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Double Trouble: CB Twins

Don’t bother getting your glasses out – our CB twins have everyone seeing double vision. With over 10 sets of twins on campus, there’s practically a pair in every hallway. Whether fraternal or identical, we’ve all felt the struggle of telling twins apart. And sometimes, we don’t even realize our classmate even has a twin! […]

Don’t bother getting your glasses out – our CB twins have everyone seeing double vision. With over 10 sets of twins on campus, there’s practically a pair in every hallway. Whether fraternal or identical, we’ve all felt the struggle of telling twins apart. And sometimes, we don’t even realize our classmate even has a twin!

Liza, Lena, Erin, Erica, Jenna, Jacob. Can you guess who’s related? I reached out to three sets of twins during their first finals week of senior year, ready to reminisce on their years together at CB.

You’d think that after doing everything together growing up, twins would want to branch out during high school. But sometimes, that’s not their decision to make. For Woodland native Jenna Price (‘22) and her twin brother, Jacob Price, attending separate schools was tough from the start.

The Price twins through the years.

“The transition was really hard on both of us,” Jenna began, “ I had to make friends in a whole new city while he kept the same ones.”

“When we grew up, it was always Jenna and Jacob, so it was nice being able to develop our own personalities and lives,” she explained. “It’s still hard not being able to see each other all day or talk about specific teachers and classes we have.”

Although not often, they’ll go out for dinner together to catch up. So even though Christian Brothers and Woodland High may seem worlds away, the Price twins always put in effort to bond outside of school.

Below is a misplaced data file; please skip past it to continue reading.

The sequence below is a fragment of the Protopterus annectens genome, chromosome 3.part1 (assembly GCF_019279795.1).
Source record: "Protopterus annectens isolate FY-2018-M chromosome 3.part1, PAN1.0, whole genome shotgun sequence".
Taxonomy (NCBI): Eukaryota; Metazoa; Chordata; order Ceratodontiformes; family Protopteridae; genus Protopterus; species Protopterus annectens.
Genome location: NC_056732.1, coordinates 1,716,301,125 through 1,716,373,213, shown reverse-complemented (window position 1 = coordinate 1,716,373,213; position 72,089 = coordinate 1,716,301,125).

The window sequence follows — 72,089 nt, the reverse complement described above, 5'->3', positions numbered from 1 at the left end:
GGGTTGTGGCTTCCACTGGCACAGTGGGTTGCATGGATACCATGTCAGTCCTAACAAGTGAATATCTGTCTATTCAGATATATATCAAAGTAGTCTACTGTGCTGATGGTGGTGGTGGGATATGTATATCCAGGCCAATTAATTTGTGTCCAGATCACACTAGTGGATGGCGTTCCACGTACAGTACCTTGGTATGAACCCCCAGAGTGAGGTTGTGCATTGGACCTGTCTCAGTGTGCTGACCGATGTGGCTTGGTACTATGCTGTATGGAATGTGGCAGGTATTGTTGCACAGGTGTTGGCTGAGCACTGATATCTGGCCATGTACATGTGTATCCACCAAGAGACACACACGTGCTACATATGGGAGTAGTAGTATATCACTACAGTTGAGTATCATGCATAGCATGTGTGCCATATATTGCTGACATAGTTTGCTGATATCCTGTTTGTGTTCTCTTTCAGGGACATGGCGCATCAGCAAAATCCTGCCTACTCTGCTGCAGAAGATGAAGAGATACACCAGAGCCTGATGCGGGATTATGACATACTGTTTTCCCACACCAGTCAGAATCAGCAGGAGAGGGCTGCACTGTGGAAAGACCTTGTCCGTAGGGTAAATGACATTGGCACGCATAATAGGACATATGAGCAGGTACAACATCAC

On the opposite side of the spectrum we have Erin and Erica Willis (‘22), two sisters who have always gone to the same school and have done everything together.

The twins. The girls. Being often grouped together as “they” and “them” – it can be hard for identical twins to distinguish themselves. My number one question when meeting any twin goes: “What’s the easiest way to tell you apart?”

“Erica wears colored contacts, and I have this necklace with my name on it,” Erin says.

Even then, I still pray I say the right name when I come up to them. Especially with masks on, there’s no guarantee I can recognize anyone, twin or not.

What about twin telepathy? Sharing thoughts and having secret conversations are all part of the package, right? Once again, wrong. Erica debunked this question on the spot, saying, “Twin telepathy is not real”.

Thinking it could be different for everyone, I asked fraternal twins Liza and Lena Mikacich (‘22) for confirmation.

“We say a lot of the same things because we’re around each other so much, but it’s not real,” Liza laughs. “It’s like having a built in best friend.”

“Yeah we just jinx a lot.” Lena adds.

Okay, so twin telepathy is off the table.

As someone whose closest lookalike is her thirteen-year-old brother, I always thought that having an identical twin would be fun. But for Lena and Liza, it sounds like their worst nightmare.

Despite being fraternal, participating in separate co-curriculars, and having different academic strengths, the Mikacich twins are constantly getting mixed up. Liza emphasized that their uniqueness is important, and for them, having different colored hair and eyes is a blessing.

“People already get us so confused. Sometimes people will come up to me and say, ‘You’re one of the twins! Which one are you?'” Lena explained. “Or when we’re in class and Liza says something stupid, everyone starts staring at me!”

It’s hard enough to maintain individuality just as teenagers in high school. We already share a lot of the same interests, characteristics, and personality, so it can be difficult to distinguish our own. Having a genetic carbon copy of yourself is clearly a challenge to this goal, but somehow, our CB twins make it work.

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